The Jamaican Water Truck Lady

The Jamaican Water Truck Lady

I wish I had had a chance to talk to her more, but I didn’t. You remember that Saturday night where things were kind of crazy at my house? There were people bringing stuff for my wife to take to Haiti (she flew out at 6:00 Sunday morning). One of my kids (who was already a relative veteran at flying to Haiti) came home from college to help Mom pack. Phone was ringing off the hook, lots of details, lots of people wanting to know…. wanting to know anything.

And the phone kept ringing and I was using the voice mail to screen the ones that needed attention now and keeping a list to get to eventually. And the lists kept getting longer – the “adoptive parent” list, the “been there want to help list” and then the “who knows” list.

To add to the chaos, the orphanage director was going to be on Larry King Live that night. So everyone was making sure they could record it and when it came on, we all stopped and watched and listened. We heard stories from other people in Haiti, we heard stories about “our kids.” We heard a rational and logical assessment of the needs and the orphanage director said, “Larry, I worry about water. If they can’t get another water truck up the mountain by Monday morning, we aren’t going to have enough to keep the kids healthy.” Ouch

Their part of the show was done and we all got busy again. My youngest two (adopted from Haiti when they were really little) were feeling a lot of anxiety and wondering about their birth families. So, I decided to take some time and provide some calm in their rooms before they went to sleep.

And then it happened. A phone call where the caller ID had too many digits. Sent it to voice mail. Repeat process 3 more times in the next 10 minutes. So finally I said to my kids, “I have to answer this, it might be someone who wants to help. I stepped out of their rooms and answered the phone.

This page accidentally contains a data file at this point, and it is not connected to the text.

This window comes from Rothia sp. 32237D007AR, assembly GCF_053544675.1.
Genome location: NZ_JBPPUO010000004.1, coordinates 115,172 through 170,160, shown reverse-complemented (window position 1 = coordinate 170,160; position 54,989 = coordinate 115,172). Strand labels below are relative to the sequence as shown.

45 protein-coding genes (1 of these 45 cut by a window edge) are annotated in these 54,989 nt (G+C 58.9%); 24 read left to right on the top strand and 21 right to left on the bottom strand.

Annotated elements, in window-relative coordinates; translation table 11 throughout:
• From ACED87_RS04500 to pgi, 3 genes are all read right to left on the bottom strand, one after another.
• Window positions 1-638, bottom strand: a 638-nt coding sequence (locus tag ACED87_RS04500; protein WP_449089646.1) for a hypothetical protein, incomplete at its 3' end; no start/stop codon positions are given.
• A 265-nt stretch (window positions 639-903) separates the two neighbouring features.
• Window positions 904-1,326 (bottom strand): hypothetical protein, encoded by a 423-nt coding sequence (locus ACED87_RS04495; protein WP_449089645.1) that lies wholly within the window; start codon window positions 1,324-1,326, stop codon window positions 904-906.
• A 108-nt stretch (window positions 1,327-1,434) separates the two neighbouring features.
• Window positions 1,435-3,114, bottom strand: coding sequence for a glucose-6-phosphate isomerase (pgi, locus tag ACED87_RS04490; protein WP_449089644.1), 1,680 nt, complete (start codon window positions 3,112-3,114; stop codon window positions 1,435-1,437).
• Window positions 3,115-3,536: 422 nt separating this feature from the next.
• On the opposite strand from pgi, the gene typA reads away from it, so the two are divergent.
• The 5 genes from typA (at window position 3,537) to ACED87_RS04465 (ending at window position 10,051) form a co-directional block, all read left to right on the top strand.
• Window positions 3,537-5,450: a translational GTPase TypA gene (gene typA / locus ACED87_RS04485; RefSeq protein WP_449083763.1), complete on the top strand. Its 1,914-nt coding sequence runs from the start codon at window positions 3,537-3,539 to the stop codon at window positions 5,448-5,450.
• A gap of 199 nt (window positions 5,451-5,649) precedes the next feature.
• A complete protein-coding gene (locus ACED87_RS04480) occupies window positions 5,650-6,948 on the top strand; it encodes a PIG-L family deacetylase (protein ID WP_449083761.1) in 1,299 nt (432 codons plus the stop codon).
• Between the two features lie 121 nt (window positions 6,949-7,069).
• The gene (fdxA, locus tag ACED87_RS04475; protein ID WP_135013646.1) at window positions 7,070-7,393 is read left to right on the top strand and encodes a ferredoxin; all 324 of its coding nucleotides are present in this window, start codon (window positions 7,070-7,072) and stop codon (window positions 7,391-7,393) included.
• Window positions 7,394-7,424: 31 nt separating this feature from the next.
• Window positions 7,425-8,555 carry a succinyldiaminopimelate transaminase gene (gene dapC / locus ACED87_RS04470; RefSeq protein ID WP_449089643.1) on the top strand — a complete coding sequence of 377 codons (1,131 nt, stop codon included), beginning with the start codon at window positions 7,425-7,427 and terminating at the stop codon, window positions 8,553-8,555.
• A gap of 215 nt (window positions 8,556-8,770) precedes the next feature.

“Hello, you are with orphanage?” (Said in English with a Haitian/Jamaican accent)

“Yes I am.” “Oh good, I want to help you.” She then told me part of an amazing story. She grew up in Haiti, not only in Haiti but just a small amount up the mountains from where the orphanage is and she is very familiar with that area.

“Your boss lady, she says you need water?” “Yes we do, it’s Saturday night and even skipping the Saturday evening bath routine, we will run out on Monday.” “Yeah, I know that, I watch Larry King too!” Chuckles

“Give me your address. My brother lives near there and he has water trucks. I will get you water, tomorrow, yes?”

“That would be great!” “Hang on a minute,” I ran downstairs and handed my phone to my daughter, “Hey Kristin, this lady is from Jamaica and is going to get the orphanage water, can you give her directions?” “Sure!”

She steps out where it is quieter and about 5 minutes later, she came back in and said, “That was simple – she knew the town square in Petionville and I got her directions to where we turn off the main road. Then I told her to tell the driver to roll down the window and ask where “Madam John’s house” was.”

Did she give you any names or anything? “Nope,” she said, “it’s not about me, it’s about your kids.” We then resumed some semblance of life and packing and disaster relief and wondered if what we had heard and talked to was real or was a prank or what……

Sunday, my wife is traveling so I kept my phone on and with me while at church. I’ll tell you more about Sunday morning later.

Sunday night, some of us were too strung out from only a few hours of sleep, but me and one of my girls were at church. Normally, if my phone buzzes while in church, I will ignore it. I didn’t that night.

About, I don’t know, maybe 15 minutes into church, my phone buzzed. I pulled my phone out of my pocket. A simple message on it that rocked my world.

“Water is here.”

At my current church, I think I would have interrupted church to tell the story, but I didn’t do it at our former church.

Water is here, music to many ears.

God is good.

TV

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